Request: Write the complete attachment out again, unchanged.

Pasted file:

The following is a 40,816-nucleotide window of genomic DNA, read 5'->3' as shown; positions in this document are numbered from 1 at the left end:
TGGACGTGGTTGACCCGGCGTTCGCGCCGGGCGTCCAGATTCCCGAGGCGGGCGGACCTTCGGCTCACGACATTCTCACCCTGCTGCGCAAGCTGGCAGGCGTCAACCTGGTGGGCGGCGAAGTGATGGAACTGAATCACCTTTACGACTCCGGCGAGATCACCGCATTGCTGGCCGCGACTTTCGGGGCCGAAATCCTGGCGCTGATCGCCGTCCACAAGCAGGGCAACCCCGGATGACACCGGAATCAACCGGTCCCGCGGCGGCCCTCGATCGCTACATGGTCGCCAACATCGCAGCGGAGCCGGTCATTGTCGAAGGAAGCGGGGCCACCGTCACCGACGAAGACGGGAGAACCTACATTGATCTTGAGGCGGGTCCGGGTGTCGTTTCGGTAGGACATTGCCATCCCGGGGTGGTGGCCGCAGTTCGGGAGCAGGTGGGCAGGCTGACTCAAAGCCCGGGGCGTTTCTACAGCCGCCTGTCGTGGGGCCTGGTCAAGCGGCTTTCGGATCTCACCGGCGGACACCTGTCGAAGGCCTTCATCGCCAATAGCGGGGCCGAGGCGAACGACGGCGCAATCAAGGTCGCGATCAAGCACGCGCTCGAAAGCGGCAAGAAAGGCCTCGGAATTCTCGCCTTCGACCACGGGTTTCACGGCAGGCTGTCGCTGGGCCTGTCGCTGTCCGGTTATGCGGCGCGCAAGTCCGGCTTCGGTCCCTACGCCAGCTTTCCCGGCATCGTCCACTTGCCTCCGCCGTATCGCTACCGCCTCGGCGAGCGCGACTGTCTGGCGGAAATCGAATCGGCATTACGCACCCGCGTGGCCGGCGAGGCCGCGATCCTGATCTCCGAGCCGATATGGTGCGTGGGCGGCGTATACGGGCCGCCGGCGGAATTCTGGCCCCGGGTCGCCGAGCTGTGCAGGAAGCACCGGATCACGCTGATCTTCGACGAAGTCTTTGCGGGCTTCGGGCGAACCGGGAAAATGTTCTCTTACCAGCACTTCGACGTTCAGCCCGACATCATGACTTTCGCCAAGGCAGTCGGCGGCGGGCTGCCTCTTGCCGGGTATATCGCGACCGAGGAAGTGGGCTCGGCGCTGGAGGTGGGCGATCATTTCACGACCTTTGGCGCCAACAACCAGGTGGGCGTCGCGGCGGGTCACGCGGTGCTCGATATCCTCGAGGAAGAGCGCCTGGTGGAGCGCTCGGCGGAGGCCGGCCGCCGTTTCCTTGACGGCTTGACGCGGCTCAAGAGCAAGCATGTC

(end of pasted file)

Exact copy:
The following is a 40,816-nucleotide window of genomic DNA, read 5'->3' as shown; positions in this document are numbered from 1 at the left end:
TGGACGTGGTTGACCCGGCGTTCGCGCCGGGCGTCCAGATTCCCGAGGCGGGCGGACCTTCGGCTCACGACATTCTCACCCTGCTGCGCAAGCTGGCAGGCGTCAACCTGGTGGGCGGCGAAGTGATGGAACTGAATCACCTTTACGACTCCGGCGAGATCACCGCATTGCTGGCCGCGACTTTCGGGGCCGAAATCCTGGCGCTGATCGCCGTCCACAAGCAGGGCAACCCCGGATGACACCGGAATCAACCGGTCCCGCGGCGGCCCTCGATCGCTACATGGTCGCCAACATCGCAGCGGAGCCGGTCATTGTCGAAGGAAGCGGGGCCACCGTCACCGACGAAGACGGGAGAACCTACATTGATCTTGAGGCGGGTCCGGGTGTCGTTTCGGTAGGACATTGCCATCCCGGGGTGGTGGCCGCAGTTCGGGAGCAGGTGGGCAGGCTGACTCAAAGCCCGGGGCGTTTCTACAGCCGCCTGTCGTGGGGCCTGGTCAAGCGGCTTTCGGATCTCACCGGCGGACACCTGTCGAAGGCCTTCATCGCCAATAGCGGGGCCGAGGCGAACGACGGCGCAATCAAGGTCGCGATCAAGCACGCGCTCGAAAGCGGCAAGAAAGGCCTCGGAATTCTCGCCTTCGACCACGGGTTTCACGGCAGGCTGTCGCTGGGCCTGTCGCTGTCCGGTTATGCGGCGCGCAAGTCCGGCTTCGGTCCCTACGCCAGCTTTCCCGGCATCGTCCACTTGCCTCCGCCGTATCGCTACCGCCTCGGCGAGCGCGACTGTCTGGCGGAAATCGAATCGGCATTACGCACCCGCGTGGCCGGCGAGGCCGCGATCCTGATCTCCGAGCCGATATGGTGCGTGGGCGGCGTATACGGGCCGCCGGCGGAATTCTGGCCCCGGGTCGCCGAGCTGTGCAGGAAGCACCGGATCACGCTGATCTTCGACGAAGTCTTTGCGGGCTTCGGGCGAACCGGGAAAATGTTCTCTTACCAGCACTTCGACGTTCAGCCCGACATCATGACTTTCGCCAAGGCAGTCGGCGGCGGGCTGCCTCTTGCCGGGTATATCGCGACCGAGGAAGTGGGCTCGGCGCTGGAGGTGGGCGATCATTTCACGACCTTTGGCGCCAACAACCAGGTGGGCGTCGCGGCGGGTCACGCGGTGCTCGATATCCTCGAGGAAGAGCGCCTGGTGGAGCGCTCGGCGGAGGCCGGCCGCCGTTTCCTTGACGGCTTGACGCGGCTCAAGAGCAAGCATGTC